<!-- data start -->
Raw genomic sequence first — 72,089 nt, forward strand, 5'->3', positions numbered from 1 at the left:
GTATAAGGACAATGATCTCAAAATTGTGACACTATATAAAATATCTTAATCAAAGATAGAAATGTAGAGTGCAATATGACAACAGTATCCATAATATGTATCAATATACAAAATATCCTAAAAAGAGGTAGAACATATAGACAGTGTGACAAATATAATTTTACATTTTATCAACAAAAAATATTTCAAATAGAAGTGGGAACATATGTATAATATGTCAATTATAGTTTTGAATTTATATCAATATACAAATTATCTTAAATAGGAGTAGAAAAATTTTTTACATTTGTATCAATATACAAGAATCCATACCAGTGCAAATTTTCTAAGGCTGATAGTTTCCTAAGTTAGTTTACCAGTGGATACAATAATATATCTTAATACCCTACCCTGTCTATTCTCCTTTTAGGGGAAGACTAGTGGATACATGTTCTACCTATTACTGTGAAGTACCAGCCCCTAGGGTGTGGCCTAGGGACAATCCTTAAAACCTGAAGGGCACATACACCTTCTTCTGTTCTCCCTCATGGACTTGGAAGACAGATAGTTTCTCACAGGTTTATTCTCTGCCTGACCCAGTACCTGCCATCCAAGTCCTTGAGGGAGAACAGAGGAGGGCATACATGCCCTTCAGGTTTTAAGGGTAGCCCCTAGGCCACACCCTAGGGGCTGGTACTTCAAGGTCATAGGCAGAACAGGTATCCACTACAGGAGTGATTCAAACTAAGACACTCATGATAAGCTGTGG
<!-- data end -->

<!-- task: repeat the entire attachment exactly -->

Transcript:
Raw genomic sequence first — 72,089 nt, forward strand, 5'->3', positions numbered from 1 at the left:
GTATAAGGACAATGATCTCAAAATTGTGACACTATATAAAATATCTTAATCAAAGATAGAAATGTAGAGTGCAATATGACAACAGTATCCATAATATGTATCAATATACAAAATATCCTAAAAAGAGGTAGAACATATAGACAGTGTGACAAATATAATTTTACATTTTATCAACAAAAAATATTTCAAATAGAAGTGGGAACATATGTATAATATGTCAATTATAGTTTTGAATTTATATCAATATACAAATTATCTTAAATAGGAGTAGAAAAATTTTTTACATTTGTATCAATATACAAGAATCCATACCAGTGCAAATTTTCTAAGGCTGATAGTTTCCTAAGTTAGTTTACCAGTGGATACAATAATATATCTTAATACCCTACCCTGTCTATTCTCCTTTTAGGGGAAGACTAGTGGATACATGTTCTACCTATTACTGTGAAGTACCAGCCCCTAGGGTGTGGCCTAGGGACAATCCTTAAAACCTGAAGGGCACATACACCTTCTTCTGTTCTCCCTCATGGACTTGGAAGACAGATAGTTTCTCACAGGTTTATTCTCTGCCTGACCCAGTACCTGCCATCCAAGTCCTTGAGGGAGAACAGAGGAGGGCATACATGCCCTTCAGGTTTTAAGGGTAGCCCCTAGGCCACACCCTAGGGGCTGGTACTTCAAGGTCATAGGCAGAACAGGTATCCACTACAGGAGTGATTCAAACTAAGACACTCATGATAAGCTGTGG